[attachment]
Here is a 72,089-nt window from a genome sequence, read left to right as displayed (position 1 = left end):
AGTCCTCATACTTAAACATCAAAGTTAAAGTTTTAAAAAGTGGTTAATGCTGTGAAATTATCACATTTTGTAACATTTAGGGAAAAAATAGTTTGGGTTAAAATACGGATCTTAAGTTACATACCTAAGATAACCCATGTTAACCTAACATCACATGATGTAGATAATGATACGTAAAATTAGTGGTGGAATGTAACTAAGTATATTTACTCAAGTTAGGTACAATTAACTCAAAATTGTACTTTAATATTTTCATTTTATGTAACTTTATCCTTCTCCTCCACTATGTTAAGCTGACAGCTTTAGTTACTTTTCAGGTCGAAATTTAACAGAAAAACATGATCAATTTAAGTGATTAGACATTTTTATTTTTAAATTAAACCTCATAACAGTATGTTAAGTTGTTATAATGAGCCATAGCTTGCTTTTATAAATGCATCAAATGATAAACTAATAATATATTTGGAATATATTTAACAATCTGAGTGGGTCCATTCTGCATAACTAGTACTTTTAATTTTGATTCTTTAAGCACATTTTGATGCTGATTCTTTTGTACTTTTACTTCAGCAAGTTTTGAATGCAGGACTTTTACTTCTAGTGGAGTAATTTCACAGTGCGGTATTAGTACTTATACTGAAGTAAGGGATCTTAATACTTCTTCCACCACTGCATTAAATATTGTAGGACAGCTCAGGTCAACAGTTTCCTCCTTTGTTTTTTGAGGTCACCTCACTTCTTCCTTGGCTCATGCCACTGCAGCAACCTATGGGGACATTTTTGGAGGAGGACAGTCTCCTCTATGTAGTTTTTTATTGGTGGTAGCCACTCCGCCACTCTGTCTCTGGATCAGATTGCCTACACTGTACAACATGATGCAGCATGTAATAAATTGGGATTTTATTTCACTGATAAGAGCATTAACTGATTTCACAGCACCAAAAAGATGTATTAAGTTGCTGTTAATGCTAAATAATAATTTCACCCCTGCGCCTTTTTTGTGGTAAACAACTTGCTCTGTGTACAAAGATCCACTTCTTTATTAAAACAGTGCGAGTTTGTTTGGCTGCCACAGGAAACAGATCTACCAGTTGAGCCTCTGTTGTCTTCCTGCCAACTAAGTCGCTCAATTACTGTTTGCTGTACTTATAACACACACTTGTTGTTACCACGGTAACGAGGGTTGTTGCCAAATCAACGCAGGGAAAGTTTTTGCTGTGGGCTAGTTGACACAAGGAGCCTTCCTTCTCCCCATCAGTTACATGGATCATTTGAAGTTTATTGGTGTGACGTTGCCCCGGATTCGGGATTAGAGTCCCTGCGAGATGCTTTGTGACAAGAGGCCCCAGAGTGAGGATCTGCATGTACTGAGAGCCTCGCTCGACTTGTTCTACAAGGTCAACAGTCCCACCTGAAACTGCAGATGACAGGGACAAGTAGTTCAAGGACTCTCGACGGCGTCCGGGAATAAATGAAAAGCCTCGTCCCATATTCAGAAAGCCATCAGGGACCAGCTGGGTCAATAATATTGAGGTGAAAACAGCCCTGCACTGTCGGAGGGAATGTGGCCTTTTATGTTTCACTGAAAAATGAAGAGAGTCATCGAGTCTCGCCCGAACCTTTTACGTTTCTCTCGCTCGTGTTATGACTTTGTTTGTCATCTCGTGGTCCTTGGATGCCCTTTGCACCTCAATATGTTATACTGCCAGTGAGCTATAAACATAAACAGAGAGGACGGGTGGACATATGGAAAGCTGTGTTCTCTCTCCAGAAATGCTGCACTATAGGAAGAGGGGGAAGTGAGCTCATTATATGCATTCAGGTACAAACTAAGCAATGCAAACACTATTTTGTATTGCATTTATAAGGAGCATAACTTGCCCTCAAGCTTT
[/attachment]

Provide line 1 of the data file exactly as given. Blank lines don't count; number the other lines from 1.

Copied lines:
Here is a 72,089-nt window from a genome sequence, read left to right as displayed (position 1 = left end):